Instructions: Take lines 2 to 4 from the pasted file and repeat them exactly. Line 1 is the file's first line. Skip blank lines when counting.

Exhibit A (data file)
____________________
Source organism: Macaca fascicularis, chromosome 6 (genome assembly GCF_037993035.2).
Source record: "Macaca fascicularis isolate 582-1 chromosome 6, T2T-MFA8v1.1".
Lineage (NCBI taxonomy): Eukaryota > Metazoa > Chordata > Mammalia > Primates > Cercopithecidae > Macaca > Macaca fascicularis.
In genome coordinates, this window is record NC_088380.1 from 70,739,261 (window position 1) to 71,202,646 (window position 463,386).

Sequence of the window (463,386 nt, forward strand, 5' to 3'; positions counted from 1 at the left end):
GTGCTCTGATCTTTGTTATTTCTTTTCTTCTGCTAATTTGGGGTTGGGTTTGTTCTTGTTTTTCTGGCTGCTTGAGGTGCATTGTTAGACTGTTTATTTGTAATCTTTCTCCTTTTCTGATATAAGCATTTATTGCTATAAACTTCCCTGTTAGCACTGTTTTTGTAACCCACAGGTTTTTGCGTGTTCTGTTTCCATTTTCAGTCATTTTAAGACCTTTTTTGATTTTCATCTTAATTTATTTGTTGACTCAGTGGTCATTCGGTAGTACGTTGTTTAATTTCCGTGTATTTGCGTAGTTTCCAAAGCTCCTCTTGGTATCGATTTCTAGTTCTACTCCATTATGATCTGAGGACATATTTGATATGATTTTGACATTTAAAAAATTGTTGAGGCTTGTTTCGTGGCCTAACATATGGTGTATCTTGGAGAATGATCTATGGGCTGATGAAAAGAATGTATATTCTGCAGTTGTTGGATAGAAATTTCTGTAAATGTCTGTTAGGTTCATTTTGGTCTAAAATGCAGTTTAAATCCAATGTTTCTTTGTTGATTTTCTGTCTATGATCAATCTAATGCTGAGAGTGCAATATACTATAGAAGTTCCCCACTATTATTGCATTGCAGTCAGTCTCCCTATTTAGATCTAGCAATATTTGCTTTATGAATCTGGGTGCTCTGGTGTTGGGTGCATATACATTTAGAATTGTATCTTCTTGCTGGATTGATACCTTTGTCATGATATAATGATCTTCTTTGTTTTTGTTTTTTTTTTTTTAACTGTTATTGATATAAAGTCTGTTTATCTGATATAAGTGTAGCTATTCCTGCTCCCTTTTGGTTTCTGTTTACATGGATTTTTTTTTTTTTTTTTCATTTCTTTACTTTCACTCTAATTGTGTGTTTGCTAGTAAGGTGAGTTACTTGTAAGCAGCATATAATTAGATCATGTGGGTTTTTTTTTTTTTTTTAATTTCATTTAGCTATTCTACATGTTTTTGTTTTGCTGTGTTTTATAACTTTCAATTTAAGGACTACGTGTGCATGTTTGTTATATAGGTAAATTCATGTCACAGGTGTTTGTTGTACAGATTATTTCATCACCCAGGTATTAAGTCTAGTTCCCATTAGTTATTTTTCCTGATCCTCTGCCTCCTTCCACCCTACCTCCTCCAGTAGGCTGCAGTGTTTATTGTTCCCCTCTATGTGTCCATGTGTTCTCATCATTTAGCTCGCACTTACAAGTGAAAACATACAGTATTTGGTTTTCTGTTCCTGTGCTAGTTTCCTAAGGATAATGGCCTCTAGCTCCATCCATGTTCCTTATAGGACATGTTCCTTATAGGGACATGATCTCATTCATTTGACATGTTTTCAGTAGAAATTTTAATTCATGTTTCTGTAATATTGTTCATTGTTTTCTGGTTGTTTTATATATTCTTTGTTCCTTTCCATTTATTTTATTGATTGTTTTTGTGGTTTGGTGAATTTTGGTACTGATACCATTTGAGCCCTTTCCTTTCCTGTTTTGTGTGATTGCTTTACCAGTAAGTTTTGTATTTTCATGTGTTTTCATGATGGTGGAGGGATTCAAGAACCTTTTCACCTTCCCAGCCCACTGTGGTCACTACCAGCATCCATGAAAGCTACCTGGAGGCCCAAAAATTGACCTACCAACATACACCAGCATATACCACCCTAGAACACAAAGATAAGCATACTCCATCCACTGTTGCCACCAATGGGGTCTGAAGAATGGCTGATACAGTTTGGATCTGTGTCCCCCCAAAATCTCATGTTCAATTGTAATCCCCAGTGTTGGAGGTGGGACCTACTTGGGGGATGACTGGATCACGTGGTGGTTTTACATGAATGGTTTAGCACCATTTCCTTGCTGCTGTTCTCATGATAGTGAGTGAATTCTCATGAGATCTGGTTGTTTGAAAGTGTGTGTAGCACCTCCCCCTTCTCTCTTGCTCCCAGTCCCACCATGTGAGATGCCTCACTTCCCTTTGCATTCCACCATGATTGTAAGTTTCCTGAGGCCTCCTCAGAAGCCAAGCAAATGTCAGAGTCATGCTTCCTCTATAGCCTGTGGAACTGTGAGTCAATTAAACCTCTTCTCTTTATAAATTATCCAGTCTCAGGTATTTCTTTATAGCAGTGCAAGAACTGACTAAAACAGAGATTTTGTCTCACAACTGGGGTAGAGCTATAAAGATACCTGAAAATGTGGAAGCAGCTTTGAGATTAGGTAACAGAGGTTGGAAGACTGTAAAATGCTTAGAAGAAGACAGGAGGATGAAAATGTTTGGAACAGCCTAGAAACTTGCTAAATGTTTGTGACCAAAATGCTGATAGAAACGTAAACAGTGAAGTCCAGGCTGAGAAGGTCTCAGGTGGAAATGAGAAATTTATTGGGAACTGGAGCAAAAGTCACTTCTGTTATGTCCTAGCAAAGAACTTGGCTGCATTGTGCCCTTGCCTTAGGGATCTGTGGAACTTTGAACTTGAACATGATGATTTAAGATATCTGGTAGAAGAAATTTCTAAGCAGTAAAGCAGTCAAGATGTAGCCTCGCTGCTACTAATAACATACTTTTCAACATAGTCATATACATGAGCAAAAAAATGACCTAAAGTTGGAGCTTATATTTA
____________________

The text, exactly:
Source record: "Macaca fascicularis isolate 582-1 chromosome 6, T2T-MFA8v1.1".
Lineage (NCBI taxonomy): Eukaryota > Metazoa > Chordata > Mammalia > Primates > Cercopithecidae > Macaca > Macaca fascicularis.
In genome coordinates, this window is record NC_088380.1 from 70,739,261 (window position 1) to 71,202,646 (window position 463,386).